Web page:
• A disabled JComboBox dims the combo text, but not the down arrow button. If the combo text is empty, the user cannot tell visually if the JComboBox is disabled(other look and feels dim the arrow button too).
  • An unfocused JComboBox has a one pixel wide gray border around it that matches the default gray background of JPanel and other containers. However, if you're using a different background color on the parent container, this gray border stands out as a gray halo. It cannot be disabled except by overriding the component's border with setBorder( Border b ), but that will override the pink keyboard focus outline too.
  • There is no UIDefaults color for the pink outline indicating the keyboard focus. The color can be found on other components, such as "CheckBox.focus" or "RadioButton.focus".
  • There is no UIDefaults icon for the down arrow button (some look and feels provide one, but most do not).


Key Type Value
Desktop.ancestorInputMap Input map javax.swing.plaf.InputMapUIResource
Desktop.background Color 0, 92, 92
Desktop.minOnScreenInsets Insets 3, 3, 3, 3
DesktopIcon.icon Icon sun.swing.ImageIconUIResource
DesktopIcon.windowBindings Array java.lang.Object

Special features

  • The UIDefaults "DesktopIcon.icon" provides the icon for iconified internal frames. Unfortunately, it's ugly (most look and feels iconify to a row of buttons along the bottom instead of labeled icons).

    48 x 48


  • Disabling the JDesktopPane has no visible effect (most look and feels have a visible disabled desktop effect).
  • There is no way to set the desktop icon for an iconified JInternalFrame. The JDesktopPane default icon is always used (most look and feels will use the internal frame's icon as the desktop icon).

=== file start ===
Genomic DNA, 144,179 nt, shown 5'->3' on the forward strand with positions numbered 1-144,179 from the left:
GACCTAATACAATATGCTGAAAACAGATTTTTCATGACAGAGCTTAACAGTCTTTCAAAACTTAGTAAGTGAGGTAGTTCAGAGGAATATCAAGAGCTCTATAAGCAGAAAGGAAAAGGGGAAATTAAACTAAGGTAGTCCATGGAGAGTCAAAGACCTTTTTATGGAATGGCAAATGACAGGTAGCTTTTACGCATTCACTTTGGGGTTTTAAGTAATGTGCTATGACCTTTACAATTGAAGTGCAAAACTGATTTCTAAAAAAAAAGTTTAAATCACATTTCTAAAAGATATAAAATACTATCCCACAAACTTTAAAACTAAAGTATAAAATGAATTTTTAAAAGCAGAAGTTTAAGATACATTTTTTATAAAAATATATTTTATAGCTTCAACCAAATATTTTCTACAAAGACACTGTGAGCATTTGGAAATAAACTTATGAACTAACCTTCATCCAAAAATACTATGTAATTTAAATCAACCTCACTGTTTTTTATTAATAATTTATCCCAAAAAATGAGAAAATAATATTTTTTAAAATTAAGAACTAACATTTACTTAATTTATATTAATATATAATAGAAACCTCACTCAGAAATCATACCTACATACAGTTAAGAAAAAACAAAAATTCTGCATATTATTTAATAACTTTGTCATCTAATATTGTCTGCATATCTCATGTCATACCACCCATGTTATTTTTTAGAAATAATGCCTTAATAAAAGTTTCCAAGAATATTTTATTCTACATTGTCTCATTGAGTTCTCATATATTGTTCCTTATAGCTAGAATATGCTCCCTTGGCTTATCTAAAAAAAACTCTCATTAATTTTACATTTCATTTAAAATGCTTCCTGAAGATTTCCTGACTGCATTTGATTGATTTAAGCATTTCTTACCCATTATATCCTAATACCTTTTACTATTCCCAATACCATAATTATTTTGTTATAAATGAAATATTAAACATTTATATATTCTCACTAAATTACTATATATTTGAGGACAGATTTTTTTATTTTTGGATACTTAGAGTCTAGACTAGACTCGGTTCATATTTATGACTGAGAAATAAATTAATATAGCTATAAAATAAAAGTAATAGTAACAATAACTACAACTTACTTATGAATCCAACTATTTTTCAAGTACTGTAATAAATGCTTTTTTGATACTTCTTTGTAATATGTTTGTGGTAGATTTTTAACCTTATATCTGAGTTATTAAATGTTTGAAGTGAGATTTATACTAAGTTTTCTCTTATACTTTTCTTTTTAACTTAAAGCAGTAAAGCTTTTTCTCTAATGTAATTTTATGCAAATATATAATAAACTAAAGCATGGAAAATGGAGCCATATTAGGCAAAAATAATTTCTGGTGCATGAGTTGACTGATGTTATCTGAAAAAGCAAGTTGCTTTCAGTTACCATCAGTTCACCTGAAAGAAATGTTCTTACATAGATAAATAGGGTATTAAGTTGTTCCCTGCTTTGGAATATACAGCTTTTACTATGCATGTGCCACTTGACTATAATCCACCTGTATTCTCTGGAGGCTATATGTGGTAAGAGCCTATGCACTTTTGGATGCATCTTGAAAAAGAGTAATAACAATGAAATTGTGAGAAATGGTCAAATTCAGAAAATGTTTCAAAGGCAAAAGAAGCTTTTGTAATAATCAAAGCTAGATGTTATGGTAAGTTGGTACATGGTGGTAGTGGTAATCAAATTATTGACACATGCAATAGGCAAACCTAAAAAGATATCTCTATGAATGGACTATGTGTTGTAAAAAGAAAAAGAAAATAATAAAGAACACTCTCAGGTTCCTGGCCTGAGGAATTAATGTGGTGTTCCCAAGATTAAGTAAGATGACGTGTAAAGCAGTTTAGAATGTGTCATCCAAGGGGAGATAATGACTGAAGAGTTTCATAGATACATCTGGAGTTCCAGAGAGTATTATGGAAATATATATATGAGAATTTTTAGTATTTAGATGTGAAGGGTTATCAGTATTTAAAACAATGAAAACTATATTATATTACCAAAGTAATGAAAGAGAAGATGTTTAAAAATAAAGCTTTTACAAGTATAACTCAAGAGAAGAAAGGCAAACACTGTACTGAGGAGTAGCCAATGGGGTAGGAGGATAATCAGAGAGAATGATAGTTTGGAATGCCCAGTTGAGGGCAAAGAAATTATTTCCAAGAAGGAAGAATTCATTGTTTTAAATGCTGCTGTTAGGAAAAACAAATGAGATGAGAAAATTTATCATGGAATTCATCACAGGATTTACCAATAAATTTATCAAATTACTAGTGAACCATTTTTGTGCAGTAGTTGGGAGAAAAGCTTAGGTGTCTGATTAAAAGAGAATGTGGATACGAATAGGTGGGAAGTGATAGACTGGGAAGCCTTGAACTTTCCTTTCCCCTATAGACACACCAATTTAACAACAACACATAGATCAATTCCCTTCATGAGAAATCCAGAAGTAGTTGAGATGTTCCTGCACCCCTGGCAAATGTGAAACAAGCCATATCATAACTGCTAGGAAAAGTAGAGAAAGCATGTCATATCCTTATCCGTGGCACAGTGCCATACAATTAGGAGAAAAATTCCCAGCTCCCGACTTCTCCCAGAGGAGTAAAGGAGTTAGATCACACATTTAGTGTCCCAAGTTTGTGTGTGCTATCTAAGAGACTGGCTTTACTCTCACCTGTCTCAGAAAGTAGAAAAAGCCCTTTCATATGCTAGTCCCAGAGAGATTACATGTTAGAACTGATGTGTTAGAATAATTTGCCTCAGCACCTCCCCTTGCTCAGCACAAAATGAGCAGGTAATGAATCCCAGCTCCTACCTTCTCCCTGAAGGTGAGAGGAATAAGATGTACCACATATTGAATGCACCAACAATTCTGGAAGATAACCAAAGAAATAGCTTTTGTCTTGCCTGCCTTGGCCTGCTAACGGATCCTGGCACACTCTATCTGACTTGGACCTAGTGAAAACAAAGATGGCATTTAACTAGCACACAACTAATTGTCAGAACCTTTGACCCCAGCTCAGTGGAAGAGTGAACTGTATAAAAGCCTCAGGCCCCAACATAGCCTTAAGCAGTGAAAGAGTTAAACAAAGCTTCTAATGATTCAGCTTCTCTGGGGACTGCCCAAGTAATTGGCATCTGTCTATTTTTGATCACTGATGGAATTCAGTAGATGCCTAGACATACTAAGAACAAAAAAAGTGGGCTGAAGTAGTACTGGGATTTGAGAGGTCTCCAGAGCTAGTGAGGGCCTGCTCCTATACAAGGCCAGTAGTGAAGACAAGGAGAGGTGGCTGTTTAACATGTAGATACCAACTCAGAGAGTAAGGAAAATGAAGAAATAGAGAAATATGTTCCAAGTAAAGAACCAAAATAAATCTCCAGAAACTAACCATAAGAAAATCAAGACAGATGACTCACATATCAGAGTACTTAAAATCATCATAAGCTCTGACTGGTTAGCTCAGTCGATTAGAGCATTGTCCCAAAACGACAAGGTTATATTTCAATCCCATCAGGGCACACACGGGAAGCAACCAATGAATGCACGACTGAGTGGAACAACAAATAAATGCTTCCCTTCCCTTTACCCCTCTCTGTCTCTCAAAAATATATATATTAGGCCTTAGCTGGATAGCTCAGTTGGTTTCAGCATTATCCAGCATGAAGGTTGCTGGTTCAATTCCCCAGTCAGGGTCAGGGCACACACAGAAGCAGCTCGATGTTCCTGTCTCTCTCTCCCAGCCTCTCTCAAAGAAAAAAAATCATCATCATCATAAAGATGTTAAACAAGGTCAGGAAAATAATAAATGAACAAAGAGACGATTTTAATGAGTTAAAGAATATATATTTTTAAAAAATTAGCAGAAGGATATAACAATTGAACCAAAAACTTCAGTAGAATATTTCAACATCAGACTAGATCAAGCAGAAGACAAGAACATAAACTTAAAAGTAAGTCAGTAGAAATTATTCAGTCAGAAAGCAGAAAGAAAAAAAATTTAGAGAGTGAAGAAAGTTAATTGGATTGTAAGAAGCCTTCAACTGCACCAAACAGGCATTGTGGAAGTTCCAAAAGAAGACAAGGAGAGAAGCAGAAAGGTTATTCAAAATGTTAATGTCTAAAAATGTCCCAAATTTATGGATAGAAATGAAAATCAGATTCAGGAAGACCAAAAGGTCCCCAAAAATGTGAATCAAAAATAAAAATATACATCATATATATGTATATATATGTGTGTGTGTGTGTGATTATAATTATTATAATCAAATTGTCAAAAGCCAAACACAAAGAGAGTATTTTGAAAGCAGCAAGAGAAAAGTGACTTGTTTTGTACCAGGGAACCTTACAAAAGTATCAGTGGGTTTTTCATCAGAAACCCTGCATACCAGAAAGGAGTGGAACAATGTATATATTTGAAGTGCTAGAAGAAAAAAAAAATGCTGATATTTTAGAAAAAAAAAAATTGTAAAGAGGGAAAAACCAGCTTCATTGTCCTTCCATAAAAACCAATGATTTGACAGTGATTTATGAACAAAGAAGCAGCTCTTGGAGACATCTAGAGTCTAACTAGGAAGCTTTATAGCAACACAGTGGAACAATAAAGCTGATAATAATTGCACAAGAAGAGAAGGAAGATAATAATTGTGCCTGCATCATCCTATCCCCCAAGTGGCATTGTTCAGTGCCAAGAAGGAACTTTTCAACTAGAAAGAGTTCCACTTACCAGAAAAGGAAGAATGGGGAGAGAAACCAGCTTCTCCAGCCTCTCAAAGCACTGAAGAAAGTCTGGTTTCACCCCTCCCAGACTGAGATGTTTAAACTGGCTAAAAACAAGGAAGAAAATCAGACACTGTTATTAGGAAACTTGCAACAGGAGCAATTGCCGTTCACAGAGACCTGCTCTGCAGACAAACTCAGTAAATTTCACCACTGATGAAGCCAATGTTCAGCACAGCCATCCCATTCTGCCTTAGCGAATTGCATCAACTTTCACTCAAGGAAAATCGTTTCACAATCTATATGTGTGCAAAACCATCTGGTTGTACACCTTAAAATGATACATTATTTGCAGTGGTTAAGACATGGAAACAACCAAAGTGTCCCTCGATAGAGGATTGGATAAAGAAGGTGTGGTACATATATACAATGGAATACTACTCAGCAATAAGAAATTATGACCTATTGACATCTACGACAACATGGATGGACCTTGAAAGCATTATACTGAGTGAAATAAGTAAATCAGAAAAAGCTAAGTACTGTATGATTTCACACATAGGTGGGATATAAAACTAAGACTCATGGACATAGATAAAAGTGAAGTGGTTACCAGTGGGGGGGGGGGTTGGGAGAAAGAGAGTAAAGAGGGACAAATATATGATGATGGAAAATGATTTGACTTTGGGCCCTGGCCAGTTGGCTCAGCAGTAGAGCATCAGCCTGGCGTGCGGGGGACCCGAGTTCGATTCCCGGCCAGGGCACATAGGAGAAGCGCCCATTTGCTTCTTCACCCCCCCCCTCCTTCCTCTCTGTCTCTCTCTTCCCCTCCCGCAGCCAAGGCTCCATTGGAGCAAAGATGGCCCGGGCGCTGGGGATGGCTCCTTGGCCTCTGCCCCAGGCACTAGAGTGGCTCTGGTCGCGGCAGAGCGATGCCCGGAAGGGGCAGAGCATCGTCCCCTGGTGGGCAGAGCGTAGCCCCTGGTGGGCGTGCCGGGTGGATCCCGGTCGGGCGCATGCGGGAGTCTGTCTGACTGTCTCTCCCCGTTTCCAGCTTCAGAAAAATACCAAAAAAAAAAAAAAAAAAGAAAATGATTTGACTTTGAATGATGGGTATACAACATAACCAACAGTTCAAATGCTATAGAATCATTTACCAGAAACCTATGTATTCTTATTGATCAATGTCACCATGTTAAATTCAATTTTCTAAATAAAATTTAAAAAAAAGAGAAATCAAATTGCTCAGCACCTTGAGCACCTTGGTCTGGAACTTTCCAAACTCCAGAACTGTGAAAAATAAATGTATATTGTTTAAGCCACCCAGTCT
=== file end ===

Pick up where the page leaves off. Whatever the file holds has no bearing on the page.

• The look and feel of the desktop has nothing to do with the conventions of the native platform, so users may be confused about how to move, resize, iconify, un-iconify, and close inner frames. For most platforms the notion of internal frames on a JDesktopPane is considered very poor user interface style. The class probably should never be used.


Key Type Value
EditorPane.background Color 255, 255, 255
EditorPane.border Border javax.swing.plaf.basic.BasicBorders$MarginBorder
EditorPane.caretBlinkRate Integer 500
EditorPane.caretForeground Color 255, 0, 0
EditorPane.focusInputMap Input map javax.swing.plaf.InputMapUIResource
EditorPane.font Font Serif, 12.0
EditorPane.foreground Color 0, 0, 0
EditorPane.inactiveForeground Color 128, 128, 128
EditorPane.margin Insets 3, 3, 3, 3
EditorPane.selectionBackground Color 192, 192, 192
EditorPane.selectionForeground Color 255, 247, 233

Note: JEditorPane is shown above within a JScrollPane, as it is typically used. The first row is selected.


  • An editable JEditorPane indicates the keyboard focus by adding a red caret instead of the black caret used by other text components. The component doesn't draw the pink outline used by other components to indicate they have the focus.
  • Text selections are only visible when the component is enabled and focused (most look and feels act the same).
  • The margins are crowded, but can be changed using setMargin( Insets m ).
  • JEditorPane and JTextPane both default to the generic "Serif" font, but all other text components default to "SansSerif". And all labels, button text, menu items, etc., default to the "Dialog" font, which is also sans-serif. You can override this inconsistency with setFont( Font f ).
  • Selected text colors have poor contrast (white on light gray) and they differ from those used by other text components (black on white instead of black on gray) (other look and feels use consistent colors across all text components). You can change the component's colors using setForeground( Color c ), setBackground( Color c ), setSelectionColor( Color c ), and setSelectedTextColor( Color c ).


The CDE/Motif UIDefaults colors are available for download in the X11 rgb.txt file format:

Further reading

Related articles at

Web articles